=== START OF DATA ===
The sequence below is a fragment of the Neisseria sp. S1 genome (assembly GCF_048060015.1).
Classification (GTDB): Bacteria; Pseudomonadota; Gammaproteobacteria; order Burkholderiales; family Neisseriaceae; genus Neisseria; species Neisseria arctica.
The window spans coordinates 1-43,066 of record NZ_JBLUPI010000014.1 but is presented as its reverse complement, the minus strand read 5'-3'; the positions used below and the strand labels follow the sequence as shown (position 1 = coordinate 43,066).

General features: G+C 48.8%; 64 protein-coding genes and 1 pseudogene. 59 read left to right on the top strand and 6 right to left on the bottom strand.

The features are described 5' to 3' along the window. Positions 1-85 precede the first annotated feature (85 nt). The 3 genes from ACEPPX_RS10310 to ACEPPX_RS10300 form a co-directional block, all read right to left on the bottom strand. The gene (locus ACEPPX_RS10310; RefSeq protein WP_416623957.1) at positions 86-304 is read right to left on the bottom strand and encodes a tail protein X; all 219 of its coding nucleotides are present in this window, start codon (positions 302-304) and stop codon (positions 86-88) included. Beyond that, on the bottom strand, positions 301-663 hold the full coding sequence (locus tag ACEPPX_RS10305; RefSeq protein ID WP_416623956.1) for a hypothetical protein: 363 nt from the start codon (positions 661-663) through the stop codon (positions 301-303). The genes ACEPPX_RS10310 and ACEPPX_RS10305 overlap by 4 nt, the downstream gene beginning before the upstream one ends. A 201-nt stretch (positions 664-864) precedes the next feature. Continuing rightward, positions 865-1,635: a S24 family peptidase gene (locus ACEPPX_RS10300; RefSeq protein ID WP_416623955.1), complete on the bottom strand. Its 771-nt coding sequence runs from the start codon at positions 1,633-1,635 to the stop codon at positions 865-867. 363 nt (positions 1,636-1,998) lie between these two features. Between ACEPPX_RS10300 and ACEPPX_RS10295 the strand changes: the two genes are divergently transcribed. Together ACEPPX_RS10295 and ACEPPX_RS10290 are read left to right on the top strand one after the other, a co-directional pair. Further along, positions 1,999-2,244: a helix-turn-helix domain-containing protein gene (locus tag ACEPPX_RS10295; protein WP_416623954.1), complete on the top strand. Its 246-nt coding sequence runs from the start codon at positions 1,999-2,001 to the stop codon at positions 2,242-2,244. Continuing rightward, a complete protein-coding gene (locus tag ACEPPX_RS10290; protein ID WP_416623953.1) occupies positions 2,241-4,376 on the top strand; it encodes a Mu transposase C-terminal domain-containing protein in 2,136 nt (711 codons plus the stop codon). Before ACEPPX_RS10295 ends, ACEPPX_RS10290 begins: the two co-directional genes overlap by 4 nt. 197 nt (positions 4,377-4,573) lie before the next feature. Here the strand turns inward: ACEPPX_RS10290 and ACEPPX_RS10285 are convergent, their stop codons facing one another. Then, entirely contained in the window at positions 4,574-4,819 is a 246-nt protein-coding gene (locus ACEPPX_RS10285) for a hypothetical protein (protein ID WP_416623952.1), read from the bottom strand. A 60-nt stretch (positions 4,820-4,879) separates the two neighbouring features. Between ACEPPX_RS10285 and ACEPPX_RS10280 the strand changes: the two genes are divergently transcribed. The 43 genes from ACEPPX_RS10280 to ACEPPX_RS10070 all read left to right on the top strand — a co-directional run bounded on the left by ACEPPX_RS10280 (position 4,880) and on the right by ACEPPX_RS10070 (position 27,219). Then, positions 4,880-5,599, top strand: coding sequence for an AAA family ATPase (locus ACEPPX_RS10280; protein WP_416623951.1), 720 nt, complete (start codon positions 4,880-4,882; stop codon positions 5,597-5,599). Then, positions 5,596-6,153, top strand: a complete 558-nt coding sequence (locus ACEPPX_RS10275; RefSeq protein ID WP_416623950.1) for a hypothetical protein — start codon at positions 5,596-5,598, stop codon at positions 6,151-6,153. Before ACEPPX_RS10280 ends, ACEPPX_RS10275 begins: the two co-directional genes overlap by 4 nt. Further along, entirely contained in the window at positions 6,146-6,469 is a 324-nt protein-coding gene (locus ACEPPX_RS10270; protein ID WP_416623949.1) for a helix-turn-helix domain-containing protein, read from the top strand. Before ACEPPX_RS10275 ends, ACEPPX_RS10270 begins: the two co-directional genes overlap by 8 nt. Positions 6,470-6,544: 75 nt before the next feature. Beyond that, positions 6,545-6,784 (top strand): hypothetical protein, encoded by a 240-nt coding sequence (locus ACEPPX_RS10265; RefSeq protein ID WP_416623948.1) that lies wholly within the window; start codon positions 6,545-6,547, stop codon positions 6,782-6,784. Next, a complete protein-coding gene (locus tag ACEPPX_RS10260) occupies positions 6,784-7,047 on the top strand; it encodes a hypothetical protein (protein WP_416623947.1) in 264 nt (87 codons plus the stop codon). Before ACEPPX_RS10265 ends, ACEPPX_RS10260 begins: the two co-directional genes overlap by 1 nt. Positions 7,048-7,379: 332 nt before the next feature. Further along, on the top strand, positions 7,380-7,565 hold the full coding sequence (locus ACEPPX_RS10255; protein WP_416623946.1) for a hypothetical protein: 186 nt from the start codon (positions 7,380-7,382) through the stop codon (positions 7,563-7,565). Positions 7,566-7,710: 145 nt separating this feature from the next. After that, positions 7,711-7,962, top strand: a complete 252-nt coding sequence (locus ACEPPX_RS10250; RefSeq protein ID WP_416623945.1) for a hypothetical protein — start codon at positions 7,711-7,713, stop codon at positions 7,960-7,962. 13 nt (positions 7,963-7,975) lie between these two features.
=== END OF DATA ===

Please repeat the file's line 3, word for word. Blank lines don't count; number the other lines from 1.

The window spans coordinates 1-43,066 of record NZ_JBLUPI010000014.1 but is presented as its reverse complement, the minus strand read 5'-3'; the positions used below and the strand labels follow the sequence as shown (position 1 = coordinate 43,066).